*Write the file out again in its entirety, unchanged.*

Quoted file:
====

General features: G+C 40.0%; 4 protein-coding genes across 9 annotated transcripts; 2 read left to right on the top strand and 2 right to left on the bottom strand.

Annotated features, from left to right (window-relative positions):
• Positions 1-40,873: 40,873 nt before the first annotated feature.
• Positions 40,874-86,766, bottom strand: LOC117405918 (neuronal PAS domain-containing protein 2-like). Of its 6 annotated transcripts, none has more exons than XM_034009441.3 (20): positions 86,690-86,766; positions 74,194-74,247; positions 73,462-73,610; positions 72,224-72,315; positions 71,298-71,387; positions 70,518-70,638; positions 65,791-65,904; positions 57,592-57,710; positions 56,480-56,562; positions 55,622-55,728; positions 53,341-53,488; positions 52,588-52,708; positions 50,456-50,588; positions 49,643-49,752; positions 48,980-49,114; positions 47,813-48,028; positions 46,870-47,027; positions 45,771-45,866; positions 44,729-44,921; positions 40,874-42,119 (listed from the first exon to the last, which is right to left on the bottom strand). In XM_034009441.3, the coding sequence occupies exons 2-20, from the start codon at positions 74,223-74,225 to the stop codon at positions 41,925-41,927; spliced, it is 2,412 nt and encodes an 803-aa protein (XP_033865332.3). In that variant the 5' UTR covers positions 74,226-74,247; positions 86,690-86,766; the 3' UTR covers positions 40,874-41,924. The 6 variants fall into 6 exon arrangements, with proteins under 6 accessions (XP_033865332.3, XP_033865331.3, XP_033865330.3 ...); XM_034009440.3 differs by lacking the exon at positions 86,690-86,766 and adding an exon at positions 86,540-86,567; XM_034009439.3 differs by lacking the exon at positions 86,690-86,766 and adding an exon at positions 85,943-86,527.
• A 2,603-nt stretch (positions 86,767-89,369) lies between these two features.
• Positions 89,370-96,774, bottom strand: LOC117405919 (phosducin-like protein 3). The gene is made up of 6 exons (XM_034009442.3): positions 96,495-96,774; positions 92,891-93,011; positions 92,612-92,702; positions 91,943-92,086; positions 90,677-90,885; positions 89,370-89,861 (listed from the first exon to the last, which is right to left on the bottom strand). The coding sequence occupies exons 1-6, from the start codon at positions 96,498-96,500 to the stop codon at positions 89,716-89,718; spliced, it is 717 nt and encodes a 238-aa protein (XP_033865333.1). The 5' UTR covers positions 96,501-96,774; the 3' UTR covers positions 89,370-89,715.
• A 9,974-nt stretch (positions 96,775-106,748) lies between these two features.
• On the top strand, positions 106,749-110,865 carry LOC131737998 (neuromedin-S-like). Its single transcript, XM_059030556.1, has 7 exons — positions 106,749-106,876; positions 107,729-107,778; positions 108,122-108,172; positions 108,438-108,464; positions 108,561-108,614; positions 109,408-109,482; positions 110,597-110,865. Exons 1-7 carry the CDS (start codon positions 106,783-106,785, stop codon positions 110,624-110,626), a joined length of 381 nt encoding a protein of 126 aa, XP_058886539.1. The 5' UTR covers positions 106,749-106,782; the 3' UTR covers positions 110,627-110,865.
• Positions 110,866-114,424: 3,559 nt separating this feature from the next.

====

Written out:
General features: G+C 40.0%; 4 protein-coding genes across 9 annotated transcripts; 2 read left to right on the top strand and 2 right to left on the bottom strand.

Annotated features, from left to right (window-relative positions):
• Positions 1-40,873: 40,873 nt before the first annotated feature.
• Positions 40,874-86,766, bottom strand: LOC117405918 (neuronal PAS domain-containing protein 2-like). Of its 6 annotated transcripts, none has more exons than XM_034009441.3 (20): positions 86,690-86,766; positions 74,194-74,247; positions 73,462-73,610; positions 72,224-72,315; positions 71,298-71,387; positions 70,518-70,638; positions 65,791-65,904; positions 57,592-57,710; positions 56,480-56,562; positions 55,622-55,728; positions 53,341-53,488; positions 52,588-52,708; positions 50,456-50,588; positions 49,643-49,752; positions 48,980-49,114; positions 47,813-48,028; positions 46,870-47,027; positions 45,771-45,866; positions 44,729-44,921; positions 40,874-42,119 (listed from the first exon to the last, which is right to left on the bottom strand). In XM_034009441.3, the coding sequence occupies exons 2-20, from the start codon at positions 74,223-74,225 to the stop codon at positions 41,925-41,927; spliced, it is 2,412 nt and encodes an 803-aa protein (XP_033865332.3). In that variant the 5' UTR covers positions 74,226-74,247; positions 86,690-86,766; the 3' UTR covers positions 40,874-41,924. The 6 variants fall into 6 exon arrangements, with proteins under 6 accessions (XP_033865332.3, XP_033865331.3, XP_033865330.3 ...); XM_034009440.3 differs by lacking the exon at positions 86,690-86,766 and adding an exon at positions 86,540-86,567; XM_034009439.3 differs by lacking the exon at positions 86,690-86,766 and adding an exon at positions 85,943-86,527.
• A 2,603-nt stretch (positions 86,767-89,369) lies between these two features.
• Positions 89,370-96,774, bottom strand: LOC117405919 (phosducin-like protein 3). The gene is made up of 6 exons (XM_034009442.3): positions 96,495-96,774; positions 92,891-93,011; positions 92,612-92,702; positions 91,943-92,086; positions 90,677-90,885; positions 89,370-89,861 (listed from the first exon to the last, which is right to left on the bottom strand). The coding sequence occupies exons 1-6, from the start codon at positions 96,498-96,500 to the stop codon at positions 89,716-89,718; spliced, it is 717 nt and encodes a 238-aa protein (XP_033865333.1). The 5' UTR covers positions 96,501-96,774; the 3' UTR covers positions 89,370-89,715.
• A 9,974-nt stretch (positions 96,775-106,748) lies between these two features.
• On the top strand, positions 106,749-110,865 carry LOC131737998 (neuromedin-S-like). Its single transcript, XM_059030556.1, has 7 exons — positions 106,749-106,876; positions 107,729-107,778; positions 108,122-108,172; positions 108,438-108,464; positions 108,561-108,614; positions 109,408-109,482; positions 110,597-110,865. Exons 1-7 carry the CDS (start codon positions 106,783-106,785, stop codon positions 110,624-110,626), a joined length of 381 nt encoding a protein of 126 aa, XP_058886539.1. The 5' UTR covers positions 106,749-106,782; the 3' UTR covers positions 110,627-110,865.
• Positions 110,866-114,424: 3,559 nt separating this feature from the next.